Kerry Wetterstrom of Classical Numismatic Group, Inc. writes:
A point of correction on Alan Weinberg’s note on the engraved 1861 presentation piece we sold last week. I’m not certain where the
price realized figure of $4600 comes from, or that the buyer was an “East coast dealer.” The coin realized $7500 plus the 15% buyer’s
fee, and was sold to a collector. There was a flurry of bidding on the piece during the last minute, and after one bidder submitted a bid
of $7117, the successful buyer won the lot for $7500, reduced from a substantially higher bid. Truly astounding!
All three of the “final” bidders placed their bids at “Nov 11, 2015 at 12:34:15 p.m. ET,” which was literally during the last seconds
the computer and site would recognize a bid. Pretty amazing how much interest this coin generated, and the publicity E-Sylum gave
us certainly was a major factor!
Paul Hybert writes:
George B. McClelland resigned from the army in November 1864, so I do not see how he would have been part of the Union Army, in the
field, in April 1865. (I do not know McClelland's exact whereabouts in April 1865, but consider North Carolina unlikely.) Perhaps a
search of military rolls would turn up other officers with a name starting with Mc (or Mac).
Michael T. Shutterly writes:
I enjoyed Alan V. Weinberg’s explanation of the background of the “Engraved Confederate Treasury Souvenir Coins,” but I do not believe
that his supposition that “The ‘Mack’ referred to on the CNG piece is most definitely General George McClellan who was known as ‘Little
Mac’ due to his very short stature. Due to the status of the Indiana Major, it is possible that Gen'l McClellan may have selected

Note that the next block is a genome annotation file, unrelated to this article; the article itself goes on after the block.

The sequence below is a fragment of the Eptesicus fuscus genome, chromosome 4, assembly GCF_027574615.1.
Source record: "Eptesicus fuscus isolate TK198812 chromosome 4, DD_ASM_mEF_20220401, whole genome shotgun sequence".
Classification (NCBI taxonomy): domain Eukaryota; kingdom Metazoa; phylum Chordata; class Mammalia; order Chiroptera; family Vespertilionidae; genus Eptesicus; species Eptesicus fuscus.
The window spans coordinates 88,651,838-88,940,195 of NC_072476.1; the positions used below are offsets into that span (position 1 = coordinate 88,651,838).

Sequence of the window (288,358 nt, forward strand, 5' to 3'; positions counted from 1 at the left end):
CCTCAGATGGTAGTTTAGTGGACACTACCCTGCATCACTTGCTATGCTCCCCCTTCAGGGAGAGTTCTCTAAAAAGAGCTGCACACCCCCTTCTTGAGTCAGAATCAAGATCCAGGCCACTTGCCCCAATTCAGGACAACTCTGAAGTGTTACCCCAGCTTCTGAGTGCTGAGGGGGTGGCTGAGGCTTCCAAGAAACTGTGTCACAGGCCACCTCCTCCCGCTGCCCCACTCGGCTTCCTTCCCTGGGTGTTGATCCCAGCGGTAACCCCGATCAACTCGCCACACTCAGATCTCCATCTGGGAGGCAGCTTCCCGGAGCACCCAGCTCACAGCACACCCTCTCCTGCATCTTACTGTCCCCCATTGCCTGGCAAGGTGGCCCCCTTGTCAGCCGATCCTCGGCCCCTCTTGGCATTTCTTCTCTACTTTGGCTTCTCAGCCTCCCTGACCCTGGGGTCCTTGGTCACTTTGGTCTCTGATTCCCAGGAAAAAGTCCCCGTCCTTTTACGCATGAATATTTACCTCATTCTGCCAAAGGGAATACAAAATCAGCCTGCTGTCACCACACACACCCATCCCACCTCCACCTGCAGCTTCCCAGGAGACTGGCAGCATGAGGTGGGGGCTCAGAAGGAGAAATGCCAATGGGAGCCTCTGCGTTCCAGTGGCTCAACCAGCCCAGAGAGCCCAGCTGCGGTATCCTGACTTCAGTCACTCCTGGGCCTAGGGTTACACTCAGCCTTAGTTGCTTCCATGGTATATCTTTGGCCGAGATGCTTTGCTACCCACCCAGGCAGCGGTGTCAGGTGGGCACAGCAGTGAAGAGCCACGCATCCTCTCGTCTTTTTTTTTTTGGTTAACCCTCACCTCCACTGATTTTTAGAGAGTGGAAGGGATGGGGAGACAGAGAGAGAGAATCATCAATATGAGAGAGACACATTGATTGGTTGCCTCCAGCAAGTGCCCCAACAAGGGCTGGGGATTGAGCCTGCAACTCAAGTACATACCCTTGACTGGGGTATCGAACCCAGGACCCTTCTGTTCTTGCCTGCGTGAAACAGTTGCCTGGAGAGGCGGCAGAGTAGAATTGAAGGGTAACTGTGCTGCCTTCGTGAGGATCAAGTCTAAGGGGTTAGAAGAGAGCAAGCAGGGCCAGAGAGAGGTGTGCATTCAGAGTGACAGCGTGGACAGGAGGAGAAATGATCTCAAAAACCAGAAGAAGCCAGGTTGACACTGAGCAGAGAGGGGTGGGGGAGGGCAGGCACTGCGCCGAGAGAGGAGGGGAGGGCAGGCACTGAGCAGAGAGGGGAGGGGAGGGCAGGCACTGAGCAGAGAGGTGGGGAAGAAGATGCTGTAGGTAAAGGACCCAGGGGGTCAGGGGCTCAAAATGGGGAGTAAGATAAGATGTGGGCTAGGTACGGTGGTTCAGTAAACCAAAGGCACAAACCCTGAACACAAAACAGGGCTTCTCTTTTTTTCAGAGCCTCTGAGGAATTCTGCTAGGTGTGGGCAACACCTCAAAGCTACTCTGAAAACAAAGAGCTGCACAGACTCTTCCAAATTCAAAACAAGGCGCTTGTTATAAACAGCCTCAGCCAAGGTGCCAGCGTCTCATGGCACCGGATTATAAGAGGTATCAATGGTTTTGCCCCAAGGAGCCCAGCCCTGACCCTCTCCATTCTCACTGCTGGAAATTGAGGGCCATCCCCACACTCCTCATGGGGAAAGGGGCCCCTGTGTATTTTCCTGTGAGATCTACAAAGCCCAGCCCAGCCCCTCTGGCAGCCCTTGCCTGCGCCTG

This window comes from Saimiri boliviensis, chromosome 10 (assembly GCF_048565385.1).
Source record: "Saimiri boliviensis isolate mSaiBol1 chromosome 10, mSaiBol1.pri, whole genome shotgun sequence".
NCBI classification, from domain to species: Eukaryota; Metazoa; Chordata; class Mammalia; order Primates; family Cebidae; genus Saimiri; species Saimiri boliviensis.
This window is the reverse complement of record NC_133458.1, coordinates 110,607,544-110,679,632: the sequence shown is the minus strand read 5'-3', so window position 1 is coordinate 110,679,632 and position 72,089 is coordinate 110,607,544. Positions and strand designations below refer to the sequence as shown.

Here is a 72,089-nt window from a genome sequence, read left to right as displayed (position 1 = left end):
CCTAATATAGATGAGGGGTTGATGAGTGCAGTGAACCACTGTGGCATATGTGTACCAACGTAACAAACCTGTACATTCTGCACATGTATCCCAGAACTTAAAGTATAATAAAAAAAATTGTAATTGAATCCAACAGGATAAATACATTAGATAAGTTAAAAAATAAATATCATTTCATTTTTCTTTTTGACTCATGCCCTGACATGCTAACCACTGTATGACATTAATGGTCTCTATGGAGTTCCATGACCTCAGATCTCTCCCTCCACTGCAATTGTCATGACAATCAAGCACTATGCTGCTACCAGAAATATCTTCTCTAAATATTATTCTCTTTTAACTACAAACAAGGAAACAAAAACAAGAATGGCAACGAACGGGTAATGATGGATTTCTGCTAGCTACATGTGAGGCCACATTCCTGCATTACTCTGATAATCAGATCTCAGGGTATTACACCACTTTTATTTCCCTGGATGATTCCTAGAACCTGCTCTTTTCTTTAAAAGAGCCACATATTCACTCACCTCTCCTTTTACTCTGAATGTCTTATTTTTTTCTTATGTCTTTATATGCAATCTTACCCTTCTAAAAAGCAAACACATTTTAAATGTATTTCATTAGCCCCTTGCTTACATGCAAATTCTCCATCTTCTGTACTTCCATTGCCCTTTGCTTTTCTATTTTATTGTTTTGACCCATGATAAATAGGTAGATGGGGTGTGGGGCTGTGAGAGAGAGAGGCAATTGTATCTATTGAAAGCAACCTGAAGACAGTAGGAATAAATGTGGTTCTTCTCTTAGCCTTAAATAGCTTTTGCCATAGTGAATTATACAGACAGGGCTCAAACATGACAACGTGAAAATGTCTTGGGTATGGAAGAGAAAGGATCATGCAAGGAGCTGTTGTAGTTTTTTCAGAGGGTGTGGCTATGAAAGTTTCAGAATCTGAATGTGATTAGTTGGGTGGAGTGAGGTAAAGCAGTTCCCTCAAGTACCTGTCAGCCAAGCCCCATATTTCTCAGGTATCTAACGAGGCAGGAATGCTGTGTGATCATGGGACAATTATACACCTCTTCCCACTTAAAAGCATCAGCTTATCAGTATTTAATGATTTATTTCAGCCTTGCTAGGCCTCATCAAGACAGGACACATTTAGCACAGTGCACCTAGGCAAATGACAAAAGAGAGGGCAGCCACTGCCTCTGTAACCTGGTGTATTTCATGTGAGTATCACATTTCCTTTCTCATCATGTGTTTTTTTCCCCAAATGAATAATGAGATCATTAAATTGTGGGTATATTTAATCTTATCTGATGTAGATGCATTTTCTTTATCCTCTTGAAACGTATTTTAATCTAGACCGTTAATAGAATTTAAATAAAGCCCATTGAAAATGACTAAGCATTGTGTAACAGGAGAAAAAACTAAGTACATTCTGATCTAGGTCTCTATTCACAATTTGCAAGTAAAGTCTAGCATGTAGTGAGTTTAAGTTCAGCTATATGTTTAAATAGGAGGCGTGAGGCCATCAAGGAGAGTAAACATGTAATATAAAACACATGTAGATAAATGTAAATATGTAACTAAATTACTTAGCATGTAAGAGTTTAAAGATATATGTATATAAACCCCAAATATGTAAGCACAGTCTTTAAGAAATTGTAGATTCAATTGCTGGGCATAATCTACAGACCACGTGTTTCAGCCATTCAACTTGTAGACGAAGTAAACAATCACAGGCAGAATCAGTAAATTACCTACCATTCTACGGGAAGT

this coin out of the surrendered Treasury and given it to the Major as a souvenir, who had it so engraved afterward. Or, even more
likely, that McClellan invited or permitted Union high-ranking officers to select coins out of the Confederate Treasury as souvenirs,
thus ‘presenting’ them to the officers, There are a sufficient number of these ‘Confederate’ engraved coins extant to indicate McClellan
did in fact know of and approved of the selection and engraving practice.”
Although McClellan remained on the official U.S. Army rolls until he formally resigned his commission at the time of the 1864
Presidential election (when he ran as the Democratic candidate against Lincoln), he had no active involvement in the Army or in fighting
the Civil War after Antietam (or Sharpsburg) in September 1862. He most definitely had no part in the capture of whatever remained of the
Confederate Treasury in the Spring of 1865, and would not have been in a position to “present” any items to any Union officers.
Alan is probably correct in his description of how these “souvenir coins” came to be, I just think he has the wrong “Mack”.
Mark Hotz writes:
I read with interest Alan Weinberg's comments on the 1859 Silver Dollar "pocket piece" that had been in CNG's recent
sale and featured in the November 1, 2015, E-Sylum.
It is interesting to learn that there are other such pieces that seem to have been part of the remaining Confederate Treasury funds
surrendered at Greensboro, NC.
However, I have to disagree with several of Alan's assertions. First and foremost, he claims that the "Mack" engraved on